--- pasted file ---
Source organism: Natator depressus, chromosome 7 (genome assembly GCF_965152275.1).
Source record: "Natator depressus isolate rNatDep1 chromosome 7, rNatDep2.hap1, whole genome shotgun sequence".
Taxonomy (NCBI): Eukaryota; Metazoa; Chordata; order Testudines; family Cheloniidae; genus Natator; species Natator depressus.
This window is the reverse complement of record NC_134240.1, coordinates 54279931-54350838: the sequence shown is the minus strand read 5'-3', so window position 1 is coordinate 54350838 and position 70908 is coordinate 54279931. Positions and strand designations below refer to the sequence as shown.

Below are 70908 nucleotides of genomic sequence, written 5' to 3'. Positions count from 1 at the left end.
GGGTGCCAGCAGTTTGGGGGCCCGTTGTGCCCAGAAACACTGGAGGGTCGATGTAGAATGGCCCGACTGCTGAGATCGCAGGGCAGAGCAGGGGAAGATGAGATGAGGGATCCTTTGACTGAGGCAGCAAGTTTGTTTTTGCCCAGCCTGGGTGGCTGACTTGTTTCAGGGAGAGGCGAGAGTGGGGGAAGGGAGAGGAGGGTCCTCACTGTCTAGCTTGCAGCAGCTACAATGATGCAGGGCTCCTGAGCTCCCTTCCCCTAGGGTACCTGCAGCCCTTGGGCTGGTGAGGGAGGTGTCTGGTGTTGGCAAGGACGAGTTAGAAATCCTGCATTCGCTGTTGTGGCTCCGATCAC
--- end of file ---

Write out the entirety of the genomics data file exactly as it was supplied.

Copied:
Source organism: Natator depressus, chromosome 7 (genome assembly GCF_965152275.1).
Source record: "Natator depressus isolate rNatDep1 chromosome 7, rNatDep2.hap1, whole genome shotgun sequence".
Taxonomy (NCBI): Eukaryota; Metazoa; Chordata; order Testudines; family Cheloniidae; genus Natator; species Natator depressus.
This window is the reverse complement of record NC_134240.1, coordinates 54279931-54350838: the sequence shown is the minus strand read 5'-3', so window position 1 is coordinate 54350838 and position 70908 is coordinate 54279931. Positions and strand designations below refer to the sequence as shown.

Below are 70908 nucleotides of genomic sequence, written 5' to 3'. Positions count from 1 at the left end.
GGGTGCCAGCAGTTTGGGGGCCCGTTGTGCCCAGAAACACTGGAGGGTCGATGTAGAATGGCCCGACTGCTGAGATCGCAGGGCAGAGCAGGGGAAGATGAGATGAGGGATCCTTTGACTGAGGCAGCAAGTTTGTTTTTGCCCAGCCTGGGTGGCTGACTTGTTTCAGGGAGAGGCGAGAGTGGGGGAAGGGAGAGGAGGGTCCTCACTGTCTAGCTTGCAGCAGCTACAATGATGCAGGGCTCCTGAGCTCCCTTCCCCTAGGGTACCTGCAGCCCTTGGGCTGGTGAGGGAGGTGTCTGGTGTTGGCAAGGACGAGTTAGAAATCCTGCATTCGCTGTTGTGGCTCCGATCAC